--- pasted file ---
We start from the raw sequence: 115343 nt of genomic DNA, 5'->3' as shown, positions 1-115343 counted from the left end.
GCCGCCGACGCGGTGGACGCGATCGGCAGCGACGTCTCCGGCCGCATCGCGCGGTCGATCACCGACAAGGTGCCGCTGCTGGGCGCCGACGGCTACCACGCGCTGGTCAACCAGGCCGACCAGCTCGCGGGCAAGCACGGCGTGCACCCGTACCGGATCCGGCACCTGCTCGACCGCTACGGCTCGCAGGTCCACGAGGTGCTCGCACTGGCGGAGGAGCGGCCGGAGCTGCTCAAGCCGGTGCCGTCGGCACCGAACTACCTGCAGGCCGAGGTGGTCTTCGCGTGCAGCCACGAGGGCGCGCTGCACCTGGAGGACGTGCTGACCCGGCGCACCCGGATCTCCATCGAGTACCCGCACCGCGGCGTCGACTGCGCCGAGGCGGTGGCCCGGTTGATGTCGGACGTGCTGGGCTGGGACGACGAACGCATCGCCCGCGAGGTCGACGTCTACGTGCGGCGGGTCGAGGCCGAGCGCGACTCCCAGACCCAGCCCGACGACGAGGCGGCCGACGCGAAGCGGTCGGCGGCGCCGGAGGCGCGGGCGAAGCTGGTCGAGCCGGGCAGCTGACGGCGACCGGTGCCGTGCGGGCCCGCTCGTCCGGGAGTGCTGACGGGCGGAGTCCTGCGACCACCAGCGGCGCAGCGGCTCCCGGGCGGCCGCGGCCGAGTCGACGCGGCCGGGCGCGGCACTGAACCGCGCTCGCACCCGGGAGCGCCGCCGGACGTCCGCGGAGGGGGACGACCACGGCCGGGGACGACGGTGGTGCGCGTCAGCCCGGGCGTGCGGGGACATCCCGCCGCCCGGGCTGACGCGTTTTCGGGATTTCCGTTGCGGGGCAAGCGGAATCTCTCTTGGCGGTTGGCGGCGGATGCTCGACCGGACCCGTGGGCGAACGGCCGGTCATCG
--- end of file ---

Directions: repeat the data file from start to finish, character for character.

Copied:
We start from the raw sequence: 115343 nt of genomic DNA, 5'->3' as shown, positions 1-115343 counted from the left end.
GCCGCCGACGCGGTGGACGCGATCGGCAGCGACGTCTCCGGCCGCATCGCGCGGTCGATCACCGACAAGGTGCCGCTGCTGGGCGCCGACGGCTACCACGCGCTGGTCAACCAGGCCGACCAGCTCGCGGGCAAGCACGGCGTGCACCCGTACCGGATCCGGCACCTGCTCGACCGCTACGGCTCGCAGGTCCACGAGGTGCTCGCACTGGCGGAGGAGCGGCCGGAGCTGCTCAAGCCGGTGCCGTCGGCACCGAACTACCTGCAGGCCGAGGTGGTCTTCGCGTGCAGCCACGAGGGCGCGCTGCACCTGGAGGACGTGCTGACCCGGCGCACCCGGATCTCCATCGAGTACCCGCACCGCGGCGTCGACTGCGCCGAGGCGGTGGCCCGGTTGATGTCGGACGTGCTGGGCTGGGACGACGAACGCATCGCCCGCGAGGTCGACGTCTACGTGCGGCGGGTCGAGGCCGAGCGCGACTCCCAGACCCAGCCCGACGACGAGGCGGCCGACGCGAAGCGGTCGGCGGCGCCGGAGGCGCGGGCGAAGCTGGTCGAGCCGGGCAGCTGACGGCGACCGGTGCCGTGCGGGCCCGCTCGTCCGGGAGTGCTGACGGGCGGAGTCCTGCGACCACCAGCGGCGCAGCGGCTCCCGGGCGGCCGCGGCCGAGTCGACGCGGCCGGGCGCGGCACTGAACCGCGCTCGCACCCGGGAGCGCCGCCGGACGTCCGCGGAGGGGGACGACCACGGCCGGGGACGACGGTGGTGCGCGTCAGCCCGGGCGTGCGGGGACATCCCGCCGCCCGGGCTGACGCGTTTTCGGGATTTCCGTTGCGGGGCAAGCGGAATCTCTCTTGGCGGTTGGCGGCGGATGCTCGACCGGACCCGTGGGCGAACGGCCGGTCATCG